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Environmentalist Tom Clarke getting into coal business

Environmentalist Tom Clarke getting into coal business

A judge in Richmond approved a plan to break up struggling Patriot Coal Corp.

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Tom Clarke

Tom Clarke borrowed $9.1 million from the state to buy the landmark.

Tom Clarke, the Botetourt County environmentalist, health care executive and purchaser and operator of the troubled Natural Bridge attraction on Interstate 81, received a green light Thursday to enter the coal mining business.

The Wall Street Journal reported that a judge in Richmond verbally approved a plan to break up struggling Patriot Coal Corp. of West Virginia, with a portion of the mines and idle mine land in need of reclamation going to Clarke’s Virginia Conservation Legacy Fund nonprofit organization.

“Confirmation!” Clarke said by text from the courthouse.

Judge Keith Phillips of the U.S. Bankruptcy Court said Clarke is expected to follow up his stated intention to approve Patriot’s chapter 11 reorganization plan with a written order in the near future. Clarke said the transaction is scheduled to close Oct. 26.

Clarke and Patriot unveiled an agreement in August for VCLF and a new entity named ERP Compliant Fuels LLC to receive part of Patriot’s assets by assuming more than $400 million of coal company liabilities. Thursday’s action gives Patriot approval to go forward with that transaction and to sell other assets to Kentucky-based Blackhawk Mining.

Clarke has announced a business model designed to help the environment, in that he will deliver reforestation carbon credits to offset the carbon dioxide emissions of the electrical generating plants that buy his coal. ERP, to be based at Natural Bridge, has $35 million in financial backing and experienced coal mining executives hired to run it, he said.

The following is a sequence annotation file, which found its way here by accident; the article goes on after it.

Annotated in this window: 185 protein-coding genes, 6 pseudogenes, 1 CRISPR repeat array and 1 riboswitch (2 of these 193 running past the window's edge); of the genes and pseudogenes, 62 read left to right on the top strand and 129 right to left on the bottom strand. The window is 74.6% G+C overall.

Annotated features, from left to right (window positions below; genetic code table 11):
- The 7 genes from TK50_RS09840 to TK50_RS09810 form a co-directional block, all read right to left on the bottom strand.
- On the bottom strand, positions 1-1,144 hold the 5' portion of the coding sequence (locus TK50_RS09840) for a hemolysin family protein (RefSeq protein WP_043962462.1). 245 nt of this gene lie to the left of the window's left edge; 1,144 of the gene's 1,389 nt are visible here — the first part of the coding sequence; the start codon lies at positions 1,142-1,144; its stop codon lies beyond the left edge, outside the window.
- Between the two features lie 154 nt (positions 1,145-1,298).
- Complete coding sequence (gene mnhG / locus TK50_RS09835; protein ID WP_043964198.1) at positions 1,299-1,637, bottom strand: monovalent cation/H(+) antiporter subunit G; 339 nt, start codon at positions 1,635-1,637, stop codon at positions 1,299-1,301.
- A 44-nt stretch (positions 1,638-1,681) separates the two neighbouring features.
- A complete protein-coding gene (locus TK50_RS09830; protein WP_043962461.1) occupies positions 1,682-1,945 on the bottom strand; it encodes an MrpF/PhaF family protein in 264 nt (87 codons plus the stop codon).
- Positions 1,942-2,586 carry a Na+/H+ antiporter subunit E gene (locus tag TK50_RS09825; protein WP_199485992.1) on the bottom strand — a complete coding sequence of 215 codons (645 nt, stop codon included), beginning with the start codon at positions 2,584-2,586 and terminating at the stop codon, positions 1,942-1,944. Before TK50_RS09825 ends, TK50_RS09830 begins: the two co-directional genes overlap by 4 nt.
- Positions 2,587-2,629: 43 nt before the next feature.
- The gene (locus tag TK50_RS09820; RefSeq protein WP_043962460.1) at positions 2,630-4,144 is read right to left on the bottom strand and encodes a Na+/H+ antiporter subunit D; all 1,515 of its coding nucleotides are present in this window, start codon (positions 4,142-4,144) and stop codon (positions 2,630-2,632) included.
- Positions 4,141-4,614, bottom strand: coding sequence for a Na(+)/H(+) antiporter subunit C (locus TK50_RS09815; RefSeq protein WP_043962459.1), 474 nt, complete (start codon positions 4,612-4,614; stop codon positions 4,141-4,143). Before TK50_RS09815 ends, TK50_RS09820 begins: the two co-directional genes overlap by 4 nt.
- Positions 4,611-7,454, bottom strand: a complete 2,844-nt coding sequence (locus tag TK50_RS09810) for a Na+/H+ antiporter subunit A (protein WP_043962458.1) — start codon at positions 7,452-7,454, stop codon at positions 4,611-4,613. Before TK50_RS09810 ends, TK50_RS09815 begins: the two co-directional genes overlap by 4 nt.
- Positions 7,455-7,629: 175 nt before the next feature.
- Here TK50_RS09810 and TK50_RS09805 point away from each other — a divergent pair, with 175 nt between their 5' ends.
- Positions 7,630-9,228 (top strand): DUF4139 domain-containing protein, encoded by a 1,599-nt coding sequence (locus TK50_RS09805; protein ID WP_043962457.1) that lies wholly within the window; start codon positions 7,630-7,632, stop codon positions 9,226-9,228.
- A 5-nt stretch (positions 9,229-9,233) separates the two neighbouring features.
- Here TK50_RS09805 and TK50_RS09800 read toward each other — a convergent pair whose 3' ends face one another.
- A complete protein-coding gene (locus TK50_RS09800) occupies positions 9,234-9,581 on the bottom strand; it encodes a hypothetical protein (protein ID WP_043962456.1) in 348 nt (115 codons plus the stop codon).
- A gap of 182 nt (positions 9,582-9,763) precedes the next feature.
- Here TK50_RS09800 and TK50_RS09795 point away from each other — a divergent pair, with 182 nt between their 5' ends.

At the same time he launches that venture, Clarke has pledged to catch up Natural Bridge on a raft of unpaid bills run up since VCLF bought it in 2014. Rockbridge County officials and local court documents show that the bridge enterprise, which operates a hotel, caverns, a gift shop and the bridge itself, is delinquent on local taxes, millions in loan payments and payments to contractors. Clarke acknowledged Wednesday the enterprise is in financial difficulty. He attributed the issues to a downturn in business and the organization’s inability to get capital financing he was counting on.

Clarke is also president and CEO of Roanoke County-based nonprofit Kissito Healthcare, a provider of services to the elderly and disabled including long-term care, day care and housing.

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